As our world continues to become more and more polluted with each passing day, it becomes ever more pressing to find resources that are both renewable and sustainable. With threats of deforestation, soil erosion, water pollution, and a plethora of other problems, resources like bamboo are being increasingly utilized. Bamboo specifically is being praised not only for its versatility but also for its ability to combat global warming. Bamboo is becoming more popular every day throughout the world, from Japan to the United States to Africa to Mexico to Haiti.
Bamboo Plantations in Mexico
Mexico is reporting tremendous growth in bamboo plantations, reaching almost 3,000 acres (1,200 hectares) nationally. Bamboo produces 33% more oxygen than trees, and it also grows 20 times faster than do trees. This allows the carbon dioxide CO2 absorption to begin in a single year. But bamboo is benefitting Mexico in non-environmental ways as well. It is true that large cities such as Mexico City will benefit from pollution reduction, but there are also millions of people in Mexico that need jobs. Bamboo products are becoming ever more popular, and it is reported that those 3,000 acres of bamboo plantations in Mexico will produce approximately 4,000 direct jobs and over 26,000 indirect jobs.
How Bamboo Can Help Haiti
Haiti is struggling to rebuild after a 7.0 earthquake decimated the country in 2010. Plans are underway, thanks to John Naylor, to rebuild the country using bamboo homes, while also engendering bamboo growth across the nation. With more than one million homeless because of the earthquake, it would seem a daunting task for the poor classes of Port-au-Prince, Haiti, to be able to rebuild in a short time span. But with plans to plant bamboo across the country, Haiti could have enough bamboo for its own construction demands and have plenty leftover to export in just three years! The rapid growth and increasing demand for this plant from the consumers is giving some of the poorest countries an opportunity to grow economically.
A Company Devoted to Helping Others Through Bamboo
Chicago based EcoPlanet Bamboo has recently reached its 10,000-acre mark in securing bamboo plantations. They recently acquired a 3,000-acre farm in Nicaragua, catapulting them past 10,000 acres of total bamboo farmland. Their mission is similar to the predicted effects of bamboo planting in Mexico and Haiti: to use this earth-friendly crop to bolster economies in poor countries, while helping to reverse the harmful effects of pollution and greenhouse gases throughout the world. The 3,000-acre farm in Nicaragua alone will provide for hundreds of full-time jobs, countless seasonal jobs, and even more indirectly related jobs.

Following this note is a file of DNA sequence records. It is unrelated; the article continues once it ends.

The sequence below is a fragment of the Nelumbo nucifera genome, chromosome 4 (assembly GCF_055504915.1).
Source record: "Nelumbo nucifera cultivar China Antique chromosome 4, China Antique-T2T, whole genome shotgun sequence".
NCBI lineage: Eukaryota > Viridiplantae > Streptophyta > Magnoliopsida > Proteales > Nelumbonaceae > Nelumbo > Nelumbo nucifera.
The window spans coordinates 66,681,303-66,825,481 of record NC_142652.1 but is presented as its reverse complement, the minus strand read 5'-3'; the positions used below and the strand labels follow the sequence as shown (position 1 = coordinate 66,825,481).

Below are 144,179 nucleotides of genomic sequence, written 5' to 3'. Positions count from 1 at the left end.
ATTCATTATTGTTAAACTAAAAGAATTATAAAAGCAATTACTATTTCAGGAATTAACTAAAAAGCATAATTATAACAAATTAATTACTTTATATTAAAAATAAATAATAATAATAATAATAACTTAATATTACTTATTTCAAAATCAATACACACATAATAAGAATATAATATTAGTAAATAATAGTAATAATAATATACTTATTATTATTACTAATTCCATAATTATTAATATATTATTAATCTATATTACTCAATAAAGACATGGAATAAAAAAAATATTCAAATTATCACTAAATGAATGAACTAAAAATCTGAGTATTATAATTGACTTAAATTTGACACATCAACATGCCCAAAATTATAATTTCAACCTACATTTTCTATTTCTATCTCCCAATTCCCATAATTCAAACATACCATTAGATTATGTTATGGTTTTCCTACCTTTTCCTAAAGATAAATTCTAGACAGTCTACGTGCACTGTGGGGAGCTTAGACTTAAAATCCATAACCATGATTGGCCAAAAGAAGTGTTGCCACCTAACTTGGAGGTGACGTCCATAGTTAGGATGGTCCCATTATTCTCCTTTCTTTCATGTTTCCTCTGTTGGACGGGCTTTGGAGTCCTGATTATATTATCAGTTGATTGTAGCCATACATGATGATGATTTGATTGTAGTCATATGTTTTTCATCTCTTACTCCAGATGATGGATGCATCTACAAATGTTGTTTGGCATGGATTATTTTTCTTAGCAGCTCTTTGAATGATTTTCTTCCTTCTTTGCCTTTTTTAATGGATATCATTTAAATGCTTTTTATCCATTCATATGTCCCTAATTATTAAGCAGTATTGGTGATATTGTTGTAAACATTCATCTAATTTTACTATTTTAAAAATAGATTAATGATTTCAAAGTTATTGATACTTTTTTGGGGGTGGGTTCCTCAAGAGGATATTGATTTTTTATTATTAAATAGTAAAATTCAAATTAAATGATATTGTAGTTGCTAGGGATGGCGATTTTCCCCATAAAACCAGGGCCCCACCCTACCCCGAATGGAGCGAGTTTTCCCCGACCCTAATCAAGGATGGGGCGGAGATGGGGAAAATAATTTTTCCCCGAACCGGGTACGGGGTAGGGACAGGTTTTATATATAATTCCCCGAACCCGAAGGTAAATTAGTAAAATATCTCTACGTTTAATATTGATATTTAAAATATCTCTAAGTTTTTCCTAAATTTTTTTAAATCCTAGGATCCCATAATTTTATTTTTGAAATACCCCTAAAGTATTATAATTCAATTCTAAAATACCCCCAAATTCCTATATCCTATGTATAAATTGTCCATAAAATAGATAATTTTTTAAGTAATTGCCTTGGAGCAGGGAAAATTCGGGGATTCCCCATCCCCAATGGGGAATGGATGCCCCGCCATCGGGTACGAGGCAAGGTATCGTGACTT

The location of these countries in the Caribbean and Latin America is an invaluable benefit to international trade in bamboo. As American companies demand more and more bamboo products, China is shouldering the entire load. Most product deliveries take a full month to get from China to the western shore of the United States. Any country in Central/South America or the Caribbean makes service a lot more practical. Additional benefits come from the United States sanctions from NAFTA and the CBI (Caribbean Basin Initiative). These tariff breaks tip the scales heavily in favor of bamboo products being produced in the western hemisphere. And if it can be made for cheaper over here, we will all benefit as the price tag comes down somewhat. Not only can bamboo be traded internationally as a raw material, but each of these countries can achieve higher specialization by using this raw material to make goods that are in demand. A single factory could employ hundreds of people, and the exports produced could bring in much needed revenue to some of the poorest countries on our side of the globe.
Uses of Bamboo
Thanks to its versatility, bamboo can be used for organic bamboo sheets, bamboo blankets, dishware, panels, siding, flooring, construction materials, shirts, socks, and many more every day and luxury items. Bamboo fibers can be spun into rayon to create the softest of fabrics and textiles. Bamboo can also be harvested and used as lumber after being cut and dried. These two processes produce the majority of popular bamboo products on the market today. While it is true that bamboo fibers must undergo chemical processes to make textiles, ultimately bamboo is still better for the environment than its alternatives, such as cotton, because of its low maintenance qualities. Bamboo needs no irrigation to grow in its natural habitat and requires no insecticides or pesticides either. And although cotton grows just as fast, cotton requires an immense amount of water and pesticides and insecticides. And obviously trees (used for lumber) take decades to reach maturity, unlike bamboo which requires from one to three years, depending on the species.
Ultimately, it is hard to go wrong with a bamboo product given its eco-friendly growing qualities. Because the growth of bamboo is so oxygenating to the environment, choosing to buy a bamboo product over a cotton product or tree product will usually be a better choice. Keep in mind however that because bamboo has yet to be grown extensively in the western hemisphere, import costs can cause the cost of bamboo products to be driven up. Be wary of products that are made of a blend of bamboo and another fiber, such as cotton (this isn’t exactly a problem with lumber), as these products claim to be more eco-friendly than they actually are. Ultimately, as we try to embrace a greener world, bamboo products are a wonderful way of not only making more environmentally-friendly choices, but a great way to bolster economies and create jobs in some of the poorer countries in the world.